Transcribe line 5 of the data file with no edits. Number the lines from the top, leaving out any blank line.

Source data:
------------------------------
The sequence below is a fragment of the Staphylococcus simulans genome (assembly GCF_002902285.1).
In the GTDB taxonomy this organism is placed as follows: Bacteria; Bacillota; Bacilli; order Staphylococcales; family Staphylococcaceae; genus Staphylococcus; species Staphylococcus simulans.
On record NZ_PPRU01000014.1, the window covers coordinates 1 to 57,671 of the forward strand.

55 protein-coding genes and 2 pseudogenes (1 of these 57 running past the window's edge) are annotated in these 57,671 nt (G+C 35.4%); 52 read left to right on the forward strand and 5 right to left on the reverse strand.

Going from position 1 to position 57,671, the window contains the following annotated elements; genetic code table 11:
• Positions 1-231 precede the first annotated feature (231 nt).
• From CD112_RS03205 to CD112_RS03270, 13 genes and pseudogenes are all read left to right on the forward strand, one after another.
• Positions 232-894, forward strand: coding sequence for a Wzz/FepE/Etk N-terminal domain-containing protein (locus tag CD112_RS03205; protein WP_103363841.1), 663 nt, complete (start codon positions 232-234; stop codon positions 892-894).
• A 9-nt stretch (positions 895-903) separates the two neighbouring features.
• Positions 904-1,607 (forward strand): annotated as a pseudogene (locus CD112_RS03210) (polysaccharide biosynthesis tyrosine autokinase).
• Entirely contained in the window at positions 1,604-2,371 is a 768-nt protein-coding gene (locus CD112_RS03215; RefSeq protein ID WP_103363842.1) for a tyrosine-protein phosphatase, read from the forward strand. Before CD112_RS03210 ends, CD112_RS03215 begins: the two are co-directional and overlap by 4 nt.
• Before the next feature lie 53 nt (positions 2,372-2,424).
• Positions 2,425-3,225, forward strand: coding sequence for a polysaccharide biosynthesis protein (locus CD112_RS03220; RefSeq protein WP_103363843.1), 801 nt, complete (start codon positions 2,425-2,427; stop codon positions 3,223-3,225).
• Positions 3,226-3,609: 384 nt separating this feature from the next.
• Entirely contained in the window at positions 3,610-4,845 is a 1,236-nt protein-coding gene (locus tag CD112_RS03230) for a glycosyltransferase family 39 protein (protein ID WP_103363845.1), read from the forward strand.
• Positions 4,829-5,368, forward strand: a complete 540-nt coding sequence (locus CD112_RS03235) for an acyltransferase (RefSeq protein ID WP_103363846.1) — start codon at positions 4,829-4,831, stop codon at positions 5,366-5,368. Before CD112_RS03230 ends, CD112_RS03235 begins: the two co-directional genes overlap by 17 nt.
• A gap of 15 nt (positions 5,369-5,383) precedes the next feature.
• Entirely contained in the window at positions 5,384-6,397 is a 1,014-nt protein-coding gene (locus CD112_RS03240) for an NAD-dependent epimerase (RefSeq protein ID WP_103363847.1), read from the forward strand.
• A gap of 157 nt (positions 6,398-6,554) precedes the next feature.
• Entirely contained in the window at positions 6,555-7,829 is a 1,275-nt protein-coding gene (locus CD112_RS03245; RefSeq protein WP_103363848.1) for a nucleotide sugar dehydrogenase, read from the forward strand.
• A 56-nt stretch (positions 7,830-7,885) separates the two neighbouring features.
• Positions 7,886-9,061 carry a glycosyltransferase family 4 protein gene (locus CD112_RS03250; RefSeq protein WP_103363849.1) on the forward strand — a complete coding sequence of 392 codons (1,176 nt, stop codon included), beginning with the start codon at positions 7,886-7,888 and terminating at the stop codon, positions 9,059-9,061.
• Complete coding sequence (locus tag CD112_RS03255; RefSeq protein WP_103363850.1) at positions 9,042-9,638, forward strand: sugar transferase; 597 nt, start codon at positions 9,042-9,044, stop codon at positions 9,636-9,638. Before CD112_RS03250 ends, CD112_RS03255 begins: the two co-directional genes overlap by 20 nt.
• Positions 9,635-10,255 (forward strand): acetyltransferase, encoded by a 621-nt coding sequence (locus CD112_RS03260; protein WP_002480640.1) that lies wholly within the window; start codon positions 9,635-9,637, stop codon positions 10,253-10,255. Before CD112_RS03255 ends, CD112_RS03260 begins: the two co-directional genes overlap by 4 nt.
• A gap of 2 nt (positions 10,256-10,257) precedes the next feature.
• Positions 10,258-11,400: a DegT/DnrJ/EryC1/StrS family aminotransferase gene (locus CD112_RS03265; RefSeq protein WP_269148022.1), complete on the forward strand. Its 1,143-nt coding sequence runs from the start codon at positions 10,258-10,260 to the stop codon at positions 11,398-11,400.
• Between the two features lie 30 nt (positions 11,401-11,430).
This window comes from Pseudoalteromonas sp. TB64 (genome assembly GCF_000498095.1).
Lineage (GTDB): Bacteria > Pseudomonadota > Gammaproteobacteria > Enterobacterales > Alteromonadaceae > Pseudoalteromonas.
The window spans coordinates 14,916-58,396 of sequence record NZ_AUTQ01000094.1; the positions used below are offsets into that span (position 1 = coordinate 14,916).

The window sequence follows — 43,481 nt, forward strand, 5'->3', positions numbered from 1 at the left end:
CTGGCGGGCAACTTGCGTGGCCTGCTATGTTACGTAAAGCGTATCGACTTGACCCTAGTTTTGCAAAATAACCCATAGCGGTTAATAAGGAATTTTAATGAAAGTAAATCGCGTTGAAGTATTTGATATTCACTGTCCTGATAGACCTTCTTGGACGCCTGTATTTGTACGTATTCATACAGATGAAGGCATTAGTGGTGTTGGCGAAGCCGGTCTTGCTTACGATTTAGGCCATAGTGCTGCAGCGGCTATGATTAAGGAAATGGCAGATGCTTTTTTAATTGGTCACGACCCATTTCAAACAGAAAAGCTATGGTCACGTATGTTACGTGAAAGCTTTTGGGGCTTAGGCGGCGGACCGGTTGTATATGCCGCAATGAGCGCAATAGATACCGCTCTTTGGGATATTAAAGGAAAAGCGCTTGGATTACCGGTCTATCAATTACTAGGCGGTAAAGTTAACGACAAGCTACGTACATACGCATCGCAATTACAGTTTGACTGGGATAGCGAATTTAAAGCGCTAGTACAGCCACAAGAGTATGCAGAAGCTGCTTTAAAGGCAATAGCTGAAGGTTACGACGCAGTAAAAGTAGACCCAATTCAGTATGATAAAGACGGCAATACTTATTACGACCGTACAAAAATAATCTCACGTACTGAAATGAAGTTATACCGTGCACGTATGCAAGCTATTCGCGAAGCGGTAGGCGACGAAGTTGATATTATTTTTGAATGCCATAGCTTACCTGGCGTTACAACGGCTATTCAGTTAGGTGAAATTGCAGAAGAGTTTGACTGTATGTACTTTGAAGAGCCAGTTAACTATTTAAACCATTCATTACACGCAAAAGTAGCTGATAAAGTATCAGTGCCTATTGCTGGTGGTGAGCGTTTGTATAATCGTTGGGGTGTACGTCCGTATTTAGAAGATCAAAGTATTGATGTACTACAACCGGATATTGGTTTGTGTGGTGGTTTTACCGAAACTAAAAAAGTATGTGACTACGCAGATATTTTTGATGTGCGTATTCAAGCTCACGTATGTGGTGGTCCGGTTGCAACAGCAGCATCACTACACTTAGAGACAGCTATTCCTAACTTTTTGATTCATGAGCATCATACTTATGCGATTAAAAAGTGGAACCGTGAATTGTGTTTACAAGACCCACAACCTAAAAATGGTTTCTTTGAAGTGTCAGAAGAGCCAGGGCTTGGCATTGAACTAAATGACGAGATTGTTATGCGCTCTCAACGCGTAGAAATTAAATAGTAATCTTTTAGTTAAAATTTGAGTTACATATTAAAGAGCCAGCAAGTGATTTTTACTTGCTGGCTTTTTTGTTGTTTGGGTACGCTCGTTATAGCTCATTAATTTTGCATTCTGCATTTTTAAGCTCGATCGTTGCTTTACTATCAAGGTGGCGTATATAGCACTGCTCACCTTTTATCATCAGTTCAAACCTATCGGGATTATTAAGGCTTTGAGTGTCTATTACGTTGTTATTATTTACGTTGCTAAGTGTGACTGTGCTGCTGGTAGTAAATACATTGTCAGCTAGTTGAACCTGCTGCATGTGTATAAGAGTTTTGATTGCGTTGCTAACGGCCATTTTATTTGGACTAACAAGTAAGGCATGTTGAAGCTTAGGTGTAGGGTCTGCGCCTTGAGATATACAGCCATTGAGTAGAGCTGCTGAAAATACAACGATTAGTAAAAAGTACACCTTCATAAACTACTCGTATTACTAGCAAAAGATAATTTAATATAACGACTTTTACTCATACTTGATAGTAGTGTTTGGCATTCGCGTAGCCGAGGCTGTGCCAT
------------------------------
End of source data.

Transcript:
Going from position 1 to position 57,671, the window contains the following annotated elements; genetic code table 11: